New Delhi: Delhi Commission for Women (DCW) chief Swati Maliwal on Thursday sought a detailed report from the Delhi State Aids Control Society within a week on the current status of supply of condoms to GB Road – a red light area here – an official said.
In a letter to Delhi State Aids Control Society (DSACS) director Mrinalini Darswal, Maliwal wrote: “During my visit to GB Road, I have discovered that the sex workers have not been receiving condoms from DSACS for the past several months and are forced to purchase them.”
“Please submit a detailed report on the current status of supply of condoms to GB Road by DSACS and reasons for non-supply of condoms for the past several months, within one week of receipt of this letter,” she wrote. Maliwal on Thursday visited GB Road in central Delhi for the second time. She earlier visited the area a few days back after being appointed the DCW chief.
July 3, 2017: The revised GST rate list has yet again proved to be patricentric and ignored the natural process that leads to motherhood – “Menstruation”. With levying 12% tax on sanitary napkins, it evinced that menstrual hygiene of the 355 million women is still not the concern of the policymakers. What’s intimidating is the depiction of an Indian Woman in the society. Exemption of kumkum, sindoor, bindis, alta and bangles from tax exemplifies a picture of the ideal Indian woman as a visibly married Hindu woman in India.
In India, Menstrual hygiene still remains to be the most challenging developmental issues today. Regarded as a deep taboo, menstruation is a crafted illusion of myths and misinformation and thus inherently judged as shameful, gross and weird. Women and girls often times lack access to hygienic sanitary materials necessary for good menstrual hygiene. It is estimated that over 20 percent of girls drop out of school completely after reaching puberty.
Indirect taxation is classified into essential and luxury goods, and labeling sanitary pads as the luxury item, not admitting its essential attribute in myriads of women’s life is another critique of the revised GST rate list. The arguments on taxing sanitary pads keep on mounting that the product was not inborn or domesticated in India. Cotton rags conversely can be used as an alternative if used with discretion and washed properly. However, such basis cannot deny the access to basic menstrual sanitation facility to the women.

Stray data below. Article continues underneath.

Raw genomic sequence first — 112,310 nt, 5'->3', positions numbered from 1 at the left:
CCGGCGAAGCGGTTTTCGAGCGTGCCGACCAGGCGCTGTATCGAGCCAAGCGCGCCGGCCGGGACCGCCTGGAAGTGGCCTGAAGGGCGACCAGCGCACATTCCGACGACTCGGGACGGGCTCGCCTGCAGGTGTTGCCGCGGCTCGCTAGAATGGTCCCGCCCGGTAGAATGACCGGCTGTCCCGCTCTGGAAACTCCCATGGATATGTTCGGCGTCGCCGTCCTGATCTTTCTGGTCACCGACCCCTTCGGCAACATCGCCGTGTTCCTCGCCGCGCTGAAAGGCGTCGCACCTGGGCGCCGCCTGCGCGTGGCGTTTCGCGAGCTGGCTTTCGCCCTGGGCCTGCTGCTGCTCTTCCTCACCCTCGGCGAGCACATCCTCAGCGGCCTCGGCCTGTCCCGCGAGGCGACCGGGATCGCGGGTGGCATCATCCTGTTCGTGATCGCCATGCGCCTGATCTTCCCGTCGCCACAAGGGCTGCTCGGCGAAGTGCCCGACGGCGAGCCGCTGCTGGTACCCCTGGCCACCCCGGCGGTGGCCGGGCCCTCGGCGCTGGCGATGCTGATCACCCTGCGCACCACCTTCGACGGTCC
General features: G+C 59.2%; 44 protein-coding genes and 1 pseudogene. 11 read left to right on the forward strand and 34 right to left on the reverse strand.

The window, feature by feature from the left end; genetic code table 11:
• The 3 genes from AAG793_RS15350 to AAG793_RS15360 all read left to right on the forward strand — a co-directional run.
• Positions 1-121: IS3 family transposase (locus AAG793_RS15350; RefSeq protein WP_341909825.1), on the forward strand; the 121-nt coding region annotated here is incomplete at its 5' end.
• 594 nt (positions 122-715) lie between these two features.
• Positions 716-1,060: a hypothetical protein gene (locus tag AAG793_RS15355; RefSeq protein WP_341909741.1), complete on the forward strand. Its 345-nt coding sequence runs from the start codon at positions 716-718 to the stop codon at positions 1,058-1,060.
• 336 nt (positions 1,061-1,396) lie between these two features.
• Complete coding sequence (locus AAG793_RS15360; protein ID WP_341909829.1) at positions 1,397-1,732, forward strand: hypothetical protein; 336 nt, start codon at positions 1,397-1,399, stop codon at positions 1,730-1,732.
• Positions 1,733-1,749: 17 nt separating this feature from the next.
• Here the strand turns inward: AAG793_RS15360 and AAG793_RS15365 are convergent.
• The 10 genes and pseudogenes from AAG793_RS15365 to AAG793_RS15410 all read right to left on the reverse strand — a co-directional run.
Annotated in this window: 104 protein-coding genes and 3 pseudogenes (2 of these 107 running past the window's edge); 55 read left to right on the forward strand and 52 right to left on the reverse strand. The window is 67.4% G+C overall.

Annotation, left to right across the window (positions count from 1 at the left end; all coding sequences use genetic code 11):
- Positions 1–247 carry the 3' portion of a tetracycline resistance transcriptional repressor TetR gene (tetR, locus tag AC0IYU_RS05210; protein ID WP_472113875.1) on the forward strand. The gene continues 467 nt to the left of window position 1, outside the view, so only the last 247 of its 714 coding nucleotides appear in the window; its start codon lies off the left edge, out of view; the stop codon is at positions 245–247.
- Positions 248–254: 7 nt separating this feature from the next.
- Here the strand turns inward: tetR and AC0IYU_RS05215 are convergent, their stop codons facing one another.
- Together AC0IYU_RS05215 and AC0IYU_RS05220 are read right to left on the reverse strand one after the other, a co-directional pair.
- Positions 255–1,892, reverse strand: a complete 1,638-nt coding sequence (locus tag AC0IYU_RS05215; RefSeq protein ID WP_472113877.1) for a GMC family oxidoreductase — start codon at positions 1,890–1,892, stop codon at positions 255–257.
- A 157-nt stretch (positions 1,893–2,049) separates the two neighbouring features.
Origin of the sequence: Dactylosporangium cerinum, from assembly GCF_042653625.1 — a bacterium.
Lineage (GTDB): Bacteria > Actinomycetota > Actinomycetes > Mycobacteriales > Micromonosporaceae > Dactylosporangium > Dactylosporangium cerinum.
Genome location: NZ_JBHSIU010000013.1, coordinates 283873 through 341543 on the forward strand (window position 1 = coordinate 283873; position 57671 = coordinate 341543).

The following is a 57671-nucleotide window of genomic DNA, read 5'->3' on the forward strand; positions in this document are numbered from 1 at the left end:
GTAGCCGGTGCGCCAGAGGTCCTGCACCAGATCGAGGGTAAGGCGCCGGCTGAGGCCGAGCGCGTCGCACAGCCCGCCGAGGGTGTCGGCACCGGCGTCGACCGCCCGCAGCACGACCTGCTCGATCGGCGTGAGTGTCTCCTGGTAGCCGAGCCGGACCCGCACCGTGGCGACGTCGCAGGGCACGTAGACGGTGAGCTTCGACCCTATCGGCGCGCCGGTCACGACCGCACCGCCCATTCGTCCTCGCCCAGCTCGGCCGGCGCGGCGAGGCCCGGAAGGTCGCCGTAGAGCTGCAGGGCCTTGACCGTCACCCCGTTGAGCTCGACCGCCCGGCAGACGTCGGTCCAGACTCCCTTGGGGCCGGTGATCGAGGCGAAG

A study by AC Nielsen titled, “sanitary Protection reveals only 12 % of India’s 355 million women use sanitary napkins. Over 88% of women resort to unsafe alternatives like un-sanitized cloth, ashes and husk sand. Incidents of Reproductive Tract Infection (RTI) are 70% more prevalent among these women. The biggest challenge to using a Sanitary Napkins in India is the affordability owing to which 88% of women use old fabric, rags or sand to manage their menstrual flow.
Lately, Delhi Commission of Women Chairperson Swati Maliwal wrote to the Union Finance Minister Arun Jaitley: “The better half of our population has been bestowed with the gift of motherhood and in this process, all females from the tender age of 10-12 years till 45-50 years face monthly menstruation. Since menstruation is a natural phenomenon, hygiene, and proper health during this period is a natural fundamental right of each female citizen of this country. However, sanitary napkins which are critical for the health and hygiene of millions of women are presently taxed.”
Not only this, there have been similar attempts in the past by Sushmita Dev, Member of Parliament, who launched a petition to Finance Minister Arun Jaitley for removal of tax on sanitary napkins.
The highlights of the petition were affordability, accessibility, and availability of sanitary napkins to the Indian women. The petition deemed the tax unfair because of the underlying fact – women being taxed 12 months a year, for about 39 years on a process they have no control over. The petition gained three lakh supporters in its due course.
The petition was also signed by Maneka Gandhi, Union Minister for Women and Child Development.
She stated,“I strongly believe a tax exemption for sanitary pads will also bolster the Honourable Prime Minister’s “Beti Bachao, Beti Padhao” and “Swachh Bharat” initiatives. This will also encourage more girls to continue their school education and more women to participate in the workforce.”
Little to ponder upon the brazen reality,India looks upon menstruation as unsanctified and tax on sanitary napkins out rightly shows the unacceptance. Is it the denial of women menstruation hygiene or the shallowness with which it is looked upon?. GST has definitely marked a cornerstone in the Indian economy, however, it has failed to recognize the basic need of a woman.
– by Naina Mishra of Newsgram. Twitter: @Nainamishr94